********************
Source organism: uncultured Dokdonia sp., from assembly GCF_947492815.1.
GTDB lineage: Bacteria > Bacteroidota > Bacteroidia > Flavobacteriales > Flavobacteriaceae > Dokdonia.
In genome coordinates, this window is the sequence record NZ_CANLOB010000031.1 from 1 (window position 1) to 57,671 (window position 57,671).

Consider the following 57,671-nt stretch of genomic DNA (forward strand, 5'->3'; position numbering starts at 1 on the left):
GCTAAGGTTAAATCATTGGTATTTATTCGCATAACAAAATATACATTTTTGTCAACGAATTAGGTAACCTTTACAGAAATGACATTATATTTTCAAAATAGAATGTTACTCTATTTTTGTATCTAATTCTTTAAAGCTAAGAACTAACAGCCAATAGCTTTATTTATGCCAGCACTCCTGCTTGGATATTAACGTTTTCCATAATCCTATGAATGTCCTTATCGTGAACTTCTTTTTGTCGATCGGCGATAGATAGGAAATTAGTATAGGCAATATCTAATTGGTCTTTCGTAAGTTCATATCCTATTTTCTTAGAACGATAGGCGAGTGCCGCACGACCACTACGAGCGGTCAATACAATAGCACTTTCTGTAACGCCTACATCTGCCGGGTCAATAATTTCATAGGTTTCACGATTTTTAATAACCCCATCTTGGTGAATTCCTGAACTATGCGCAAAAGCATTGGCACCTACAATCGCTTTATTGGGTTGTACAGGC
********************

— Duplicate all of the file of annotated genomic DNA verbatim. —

Source organism: uncultured Dokdonia sp., from assembly GCF_947492815.1.
GTDB lineage: Bacteria > Bacteroidota > Bacteroidia > Flavobacteriales > Flavobacteriaceae > Dokdonia.
In genome coordinates, this window is the sequence record NZ_CANLOB010000031.1 from 1 (window position 1) to 57,671 (window position 57,671).

Consider the following 57,671-nt stretch of genomic DNA (forward strand, 5'->3'; position numbering starts at 1 on the left):
GCTAAGGTTAAATCATTGGTATTTATTCGCATAACAAAATATACATTTTTGTCAACGAATTAGGTAACCTTTACAGAAATGACATTATATTTTCAAAATAGAATGTTACTCTATTTTTGTATCTAATTCTTTAAAGCTAAGAACTAACAGCCAATAGCTTTATTTATGCCAGCACTCCTGCTTGGATATTAACGTTTTCCATAATCCTATGAATGTCCTTATCGTGAACTTCTTTTTGTCGATCGGCGATAGATAGGAAATTAGTATAGGCAATATCTAATTGGTCTTTCGTAAGTTCATATCCTATTTTCTTAGAACGATAGGCGAGTGCCGCACGACCACTACGAGCGGTCAATACAATAGCACTTTCTGTAACGCCTACATCTGCCGGGTCAATAATTTCATAGGTTTCACGATTTTTAATAACCCCATCTTGGTGAATTCCTGAACTATGCGCAAAAGCATTGGCACCTACAATCGCTTTATTGGGTTGTACAGGC